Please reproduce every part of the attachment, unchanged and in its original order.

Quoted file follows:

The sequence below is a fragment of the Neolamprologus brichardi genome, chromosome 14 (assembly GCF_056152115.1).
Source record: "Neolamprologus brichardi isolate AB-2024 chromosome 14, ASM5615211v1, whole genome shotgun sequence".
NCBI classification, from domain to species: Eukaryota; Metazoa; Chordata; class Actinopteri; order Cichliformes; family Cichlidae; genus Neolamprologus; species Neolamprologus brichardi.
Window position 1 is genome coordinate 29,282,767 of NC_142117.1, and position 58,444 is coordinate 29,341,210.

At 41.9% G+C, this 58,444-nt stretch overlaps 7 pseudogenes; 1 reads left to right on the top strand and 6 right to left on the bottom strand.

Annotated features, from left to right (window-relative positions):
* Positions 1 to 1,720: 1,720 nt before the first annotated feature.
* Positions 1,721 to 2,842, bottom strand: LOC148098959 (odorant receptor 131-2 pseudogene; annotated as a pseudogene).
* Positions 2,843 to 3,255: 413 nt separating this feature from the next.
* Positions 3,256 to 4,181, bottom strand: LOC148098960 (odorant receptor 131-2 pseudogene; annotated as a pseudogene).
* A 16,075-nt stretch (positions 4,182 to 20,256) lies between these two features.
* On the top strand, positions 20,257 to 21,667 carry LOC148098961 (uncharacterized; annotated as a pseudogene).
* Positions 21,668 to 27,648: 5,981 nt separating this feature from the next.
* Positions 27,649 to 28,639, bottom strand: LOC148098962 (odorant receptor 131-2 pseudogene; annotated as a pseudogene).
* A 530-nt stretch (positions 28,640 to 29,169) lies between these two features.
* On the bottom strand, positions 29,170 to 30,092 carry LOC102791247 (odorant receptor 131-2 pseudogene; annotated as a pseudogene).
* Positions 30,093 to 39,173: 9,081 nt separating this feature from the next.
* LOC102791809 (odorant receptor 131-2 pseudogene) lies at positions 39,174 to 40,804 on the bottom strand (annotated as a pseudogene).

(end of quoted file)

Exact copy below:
The sequence below is a fragment of the Neolamprologus brichardi genome, chromosome 14 (assembly GCF_056152115.1).
Source record: "Neolamprologus brichardi isolate AB-2024 chromosome 14, ASM5615211v1, whole genome shotgun sequence".
NCBI classification, from domain to species: Eukaryota; Metazoa; Chordata; class Actinopteri; order Cichliformes; family Cichlidae; genus Neolamprologus; species Neolamprologus brichardi.
Window position 1 is genome coordinate 29,282,767 of NC_142117.1, and position 58,444 is coordinate 29,341,210.

At 41.9% G+C, this 58,444-nt stretch overlaps 7 pseudogenes; 1 reads left to right on the top strand and 6 right to left on the bottom strand.

Annotated features, from left to right (window-relative positions):
* Positions 1 to 1,720: 1,720 nt before the first annotated feature.
* Positions 1,721 to 2,842, bottom strand: LOC148098959 (odorant receptor 131-2 pseudogene; annotated as a pseudogene).
* Positions 2,843 to 3,255: 413 nt separating this feature from the next.
* Positions 3,256 to 4,181, bottom strand: LOC148098960 (odorant receptor 131-2 pseudogene; annotated as a pseudogene).
* A 16,075-nt stretch (positions 4,182 to 20,256) lies between these two features.
* On the top strand, positions 20,257 to 21,667 carry LOC148098961 (uncharacterized; annotated as a pseudogene).
* Positions 21,668 to 27,648: 5,981 nt separating this feature from the next.
* Positions 27,649 to 28,639, bottom strand: LOC148098962 (odorant receptor 131-2 pseudogene; annotated as a pseudogene).
* A 530-nt stretch (positions 28,640 to 29,169) lies between these two features.
* On the bottom strand, positions 29,170 to 30,092 carry LOC102791247 (odorant receptor 131-2 pseudogene; annotated as a pseudogene).
* Positions 30,093 to 39,173: 9,081 nt separating this feature from the next.
* LOC102791809 (odorant receptor 131-2 pseudogene) lies at positions 39,174 to 40,804 on the bottom strand (annotated as a pseudogene).